Carlisle Barracks had reached a tipping point back in fall 1948.
An increase in training requirements would mean an almost three-fold surge in enrollment at the Military Police School from 700 to 2,000 students, The Sentinel reported on Sept. 18, 1948. That number was beyond the training and housing capacity of the post, prompting the Army chief of staff to announce the transfer of the police school to Camp Gordon, Georgia.
“Complete details have not been completed ... but tentative plans call for completion of the move by the middle of November,” the newspaper article read.
It was more than three years after the end of World War II and Carlisle Barracks was in a state of transition between the heyday of the Medical Field Service School and the arrival of the U.S. Army War College in 1951.
The Sentinel reported how the removal of the Military Police School would leave just the Armed Forces Information School and the Army Chaplain’s School at Carlisle Barracks.
The newspaper described Camp Gordon as a wartime post that closed up after the demobilization of much of the Army. The reactivated installation would also host training groups of the Engineer School and parts of the Signal and Ordnance schools.
“Due to the absence of any family accommodations at Camp Gordon, it is expected that most of the families of school personnel now in the Carlisle area will remain here for several months until quarters can be found at the new location [in Georgia],” The Sentinel reported.
The lack of housing on and off Carlisle Barracks was a recurring problem in the early postwar years. This demand probably led to the June 1952 decision to break ground on the College Arms housing project intended primarily for war college students and their families.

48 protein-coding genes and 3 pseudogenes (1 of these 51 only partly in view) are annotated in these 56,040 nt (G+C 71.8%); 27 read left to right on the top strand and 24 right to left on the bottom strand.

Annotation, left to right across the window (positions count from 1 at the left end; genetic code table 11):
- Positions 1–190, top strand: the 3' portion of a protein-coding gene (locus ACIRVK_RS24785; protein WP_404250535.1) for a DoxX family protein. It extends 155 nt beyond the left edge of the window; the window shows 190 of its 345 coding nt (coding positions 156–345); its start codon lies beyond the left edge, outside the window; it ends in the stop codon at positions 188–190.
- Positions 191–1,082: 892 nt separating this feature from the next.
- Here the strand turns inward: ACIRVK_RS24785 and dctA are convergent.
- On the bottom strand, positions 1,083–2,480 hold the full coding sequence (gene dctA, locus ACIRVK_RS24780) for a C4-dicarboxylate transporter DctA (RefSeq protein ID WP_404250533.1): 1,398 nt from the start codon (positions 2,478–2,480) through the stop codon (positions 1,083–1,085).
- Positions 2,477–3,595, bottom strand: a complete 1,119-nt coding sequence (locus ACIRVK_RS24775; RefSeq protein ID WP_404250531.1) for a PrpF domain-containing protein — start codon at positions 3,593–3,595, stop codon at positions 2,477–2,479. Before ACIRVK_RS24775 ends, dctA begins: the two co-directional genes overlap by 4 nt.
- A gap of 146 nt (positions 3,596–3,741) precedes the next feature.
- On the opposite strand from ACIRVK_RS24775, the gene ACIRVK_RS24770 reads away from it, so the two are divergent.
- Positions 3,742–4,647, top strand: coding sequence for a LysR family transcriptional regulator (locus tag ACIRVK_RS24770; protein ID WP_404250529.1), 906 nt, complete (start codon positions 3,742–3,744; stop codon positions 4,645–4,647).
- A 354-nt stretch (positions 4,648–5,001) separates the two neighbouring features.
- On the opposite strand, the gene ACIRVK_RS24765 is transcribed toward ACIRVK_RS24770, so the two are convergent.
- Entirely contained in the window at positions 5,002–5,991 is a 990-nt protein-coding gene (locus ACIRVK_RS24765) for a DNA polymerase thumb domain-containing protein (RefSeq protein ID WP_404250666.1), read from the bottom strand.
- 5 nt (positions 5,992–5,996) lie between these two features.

Though roomy and modern when built, the three-bedroom homes were considered so small and cramped by the 1980s that they went by the nickname “Smurf Village” by officers living there.
Shuffling of schools
In May 1946, about a year after Nazi Germany surrendered, the new School for Government of Occupied Areas opened on the campus of Carlisle Barracks. The Sentinel reported how this school had a faculty of about 20 individuals who were expected to train about 2,400 officers and civilians in about 18 months.
However, large class sizes and an accelerated curriculum made it possible for the government school to complete its mission in just five months. In late October, The Sentinel reported that while the government school will close up shop, three other Army schools were assigned to Carlisle Barracks.
Brig. Gen. Wiliston Palmer was garrison commander in late 1946 when orders came down on the transfer of the Provost Marshal General’s School from Texas to Carlisle.
“Then came word of the War Department’s decision to send also the Chaplains School and the Adjutant General’s School, both now at Fort Oglethorpe [Georgia],” The Sentinel reported.
Set to open Nov. 15, the provost school had a permanent staff of 65 officers, 40 enlisted men and about 100 civilians. Its purpose was to train officers and enlisted men in all phases of military police work from recruit training to advanced criminal investigation.
Meanwhile the Chaplains School was set to open on Feb. 1, 1947 while the adjutant general’s school had no definitive date but was expected to open in either late winter or early spring 1947. The adjutant general’s school focused on instruction in basic and advanced administration and included courses in record-keeping and office machine operations.